There are many who desire to control others with the goal of building or maintaining their not-so-grandiose empires. If you allow yourself to be a pawn in their scheme, you become resentful. You will resent them for using guilt, shame, and pity to get their way, and you will resent yourself for confusing your compliance with love.

To love is to be a giver, but not necessarily at the level the requester is making. I give most when I believe in others, when I see that they are the inlet and may become the outlet to all there is in God. If I only give at the level they request, then I encourage them to stay at that level. This is not a very loving act when you think about it.

The best way to deal with a negative person is to continue to act from the highest that is in you. Either you’ll inspire them to follow your example or you’ll pry their fingers from your arm and move on. Either way, things will ultimately improve for you both.

The Fullness of Emptiness

Many who teach the philosophy of nonduality encourage the practice of self-inquiry. This involves the process of letting go of all roles connected with title, gender, the act of spiritual seeking, long-held spiritual perceptions, concerns around age, all ambition, goals and intentions, personal history, marital and parental status, education, place in family, regrets of the past, anticipation of the future, today’s to-do list … everything. The idea is to bring your awareness to that part of you–the I–that requires no effort to sustain, that very essence that you are. For those who struggle with meditation, this practice may provide a more concrete approach to reaching a profound point of stillness.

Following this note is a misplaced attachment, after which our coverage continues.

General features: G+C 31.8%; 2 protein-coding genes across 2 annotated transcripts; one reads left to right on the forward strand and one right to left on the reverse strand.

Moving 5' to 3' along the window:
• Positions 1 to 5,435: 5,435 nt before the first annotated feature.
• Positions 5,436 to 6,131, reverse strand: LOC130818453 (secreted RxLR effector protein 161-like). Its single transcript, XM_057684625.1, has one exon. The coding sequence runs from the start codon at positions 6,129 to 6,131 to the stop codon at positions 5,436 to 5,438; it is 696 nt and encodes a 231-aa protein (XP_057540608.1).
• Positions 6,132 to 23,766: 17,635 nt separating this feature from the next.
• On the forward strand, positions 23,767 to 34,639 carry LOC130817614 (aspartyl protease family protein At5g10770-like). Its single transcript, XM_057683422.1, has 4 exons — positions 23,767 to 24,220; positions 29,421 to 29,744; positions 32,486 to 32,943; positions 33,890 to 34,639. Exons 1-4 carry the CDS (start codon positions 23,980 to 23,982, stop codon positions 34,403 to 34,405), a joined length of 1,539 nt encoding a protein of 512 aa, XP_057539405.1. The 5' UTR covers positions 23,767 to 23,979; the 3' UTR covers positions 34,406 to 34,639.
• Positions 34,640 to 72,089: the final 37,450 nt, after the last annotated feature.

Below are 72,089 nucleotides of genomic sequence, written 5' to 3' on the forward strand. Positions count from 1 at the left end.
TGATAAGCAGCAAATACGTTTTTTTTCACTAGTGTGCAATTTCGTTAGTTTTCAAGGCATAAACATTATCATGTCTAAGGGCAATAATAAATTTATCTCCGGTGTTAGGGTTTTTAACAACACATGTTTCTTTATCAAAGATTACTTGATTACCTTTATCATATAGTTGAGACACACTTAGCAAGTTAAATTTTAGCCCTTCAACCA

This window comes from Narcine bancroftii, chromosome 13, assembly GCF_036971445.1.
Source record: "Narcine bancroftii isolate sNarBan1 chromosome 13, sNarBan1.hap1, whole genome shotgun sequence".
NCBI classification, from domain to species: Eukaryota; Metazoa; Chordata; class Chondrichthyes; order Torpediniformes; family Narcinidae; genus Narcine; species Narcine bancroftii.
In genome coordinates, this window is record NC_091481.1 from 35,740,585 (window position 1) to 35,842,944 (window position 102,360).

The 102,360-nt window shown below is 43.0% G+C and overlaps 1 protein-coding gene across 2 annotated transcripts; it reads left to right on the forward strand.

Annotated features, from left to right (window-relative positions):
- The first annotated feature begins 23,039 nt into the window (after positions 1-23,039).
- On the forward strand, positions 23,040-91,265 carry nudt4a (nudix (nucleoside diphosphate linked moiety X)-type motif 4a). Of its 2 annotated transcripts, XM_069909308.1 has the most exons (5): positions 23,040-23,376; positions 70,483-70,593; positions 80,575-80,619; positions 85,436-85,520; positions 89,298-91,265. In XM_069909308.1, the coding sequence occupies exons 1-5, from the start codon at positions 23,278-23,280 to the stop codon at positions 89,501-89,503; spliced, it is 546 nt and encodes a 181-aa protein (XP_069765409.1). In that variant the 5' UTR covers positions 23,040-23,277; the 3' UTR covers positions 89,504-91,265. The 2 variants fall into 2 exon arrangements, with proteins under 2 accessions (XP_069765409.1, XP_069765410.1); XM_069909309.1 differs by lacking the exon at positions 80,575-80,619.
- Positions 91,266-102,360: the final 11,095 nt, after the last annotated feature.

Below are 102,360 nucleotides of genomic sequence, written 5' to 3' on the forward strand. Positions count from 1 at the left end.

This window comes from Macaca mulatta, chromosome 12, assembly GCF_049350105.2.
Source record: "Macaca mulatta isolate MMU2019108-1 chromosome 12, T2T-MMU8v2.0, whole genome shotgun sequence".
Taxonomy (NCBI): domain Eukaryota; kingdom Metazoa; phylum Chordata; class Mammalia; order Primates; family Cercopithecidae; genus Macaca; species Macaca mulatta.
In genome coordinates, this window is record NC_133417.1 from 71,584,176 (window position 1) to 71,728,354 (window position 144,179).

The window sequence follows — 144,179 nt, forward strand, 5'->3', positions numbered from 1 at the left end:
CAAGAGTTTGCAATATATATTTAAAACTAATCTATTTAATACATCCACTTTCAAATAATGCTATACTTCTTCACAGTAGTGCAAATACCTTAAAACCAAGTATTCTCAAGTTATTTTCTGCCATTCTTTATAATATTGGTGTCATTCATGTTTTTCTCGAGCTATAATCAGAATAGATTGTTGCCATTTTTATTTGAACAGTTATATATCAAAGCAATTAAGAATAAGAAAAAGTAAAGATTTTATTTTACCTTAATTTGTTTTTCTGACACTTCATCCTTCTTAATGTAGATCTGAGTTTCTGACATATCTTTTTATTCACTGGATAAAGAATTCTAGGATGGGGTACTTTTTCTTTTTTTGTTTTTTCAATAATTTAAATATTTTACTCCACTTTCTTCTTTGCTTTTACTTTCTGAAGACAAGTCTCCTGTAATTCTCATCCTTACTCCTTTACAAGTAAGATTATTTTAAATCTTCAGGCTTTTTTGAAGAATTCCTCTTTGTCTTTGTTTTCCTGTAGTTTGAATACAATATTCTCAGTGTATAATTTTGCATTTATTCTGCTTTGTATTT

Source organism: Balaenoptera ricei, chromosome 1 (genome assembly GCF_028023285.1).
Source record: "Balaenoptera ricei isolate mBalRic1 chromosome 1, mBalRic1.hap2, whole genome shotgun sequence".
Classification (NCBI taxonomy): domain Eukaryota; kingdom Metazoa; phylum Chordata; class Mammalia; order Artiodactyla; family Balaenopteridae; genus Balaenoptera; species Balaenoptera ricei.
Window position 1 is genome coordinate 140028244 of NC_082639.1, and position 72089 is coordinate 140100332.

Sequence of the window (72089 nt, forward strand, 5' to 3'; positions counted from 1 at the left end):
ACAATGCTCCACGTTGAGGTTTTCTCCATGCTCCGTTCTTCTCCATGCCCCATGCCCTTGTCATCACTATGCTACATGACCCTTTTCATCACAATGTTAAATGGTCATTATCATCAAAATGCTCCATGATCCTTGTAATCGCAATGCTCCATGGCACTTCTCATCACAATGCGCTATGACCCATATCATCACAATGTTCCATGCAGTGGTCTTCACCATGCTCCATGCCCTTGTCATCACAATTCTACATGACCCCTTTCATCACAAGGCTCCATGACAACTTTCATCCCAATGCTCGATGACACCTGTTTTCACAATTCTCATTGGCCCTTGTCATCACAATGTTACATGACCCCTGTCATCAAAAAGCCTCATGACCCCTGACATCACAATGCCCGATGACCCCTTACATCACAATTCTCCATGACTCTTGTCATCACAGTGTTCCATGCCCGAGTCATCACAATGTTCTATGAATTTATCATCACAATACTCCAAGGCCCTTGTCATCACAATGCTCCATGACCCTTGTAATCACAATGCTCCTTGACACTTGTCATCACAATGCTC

In letting go of all these things, you are emptying the vessel that is the self-image. Jesus referenced such a practice when he said,

And everyone who has left houses or brothers or sisters or father or mother or wife or children or fields for my sake will receive a hundred times as much and will inherit eternal life (Matthew 19:29).

To leave these things does not necessarily mean we are to literally divest ourselves of them. In the safety of our own quiet time, we let everything go so we may experience that part that needs no propping up, that needs no further achievement of anything to make us more than we already are in truth. Jesus’ phrase, “for my sake,” is not a personal reference to himself. It is, rather, a way of saying, for the sake of the truth I am teaching. Spend periods mentally and emotionally letting go of all these pursuits and relationships and delve down into the very core of your being, that part of you that needs none of them to simply be. Here you find your complete soul.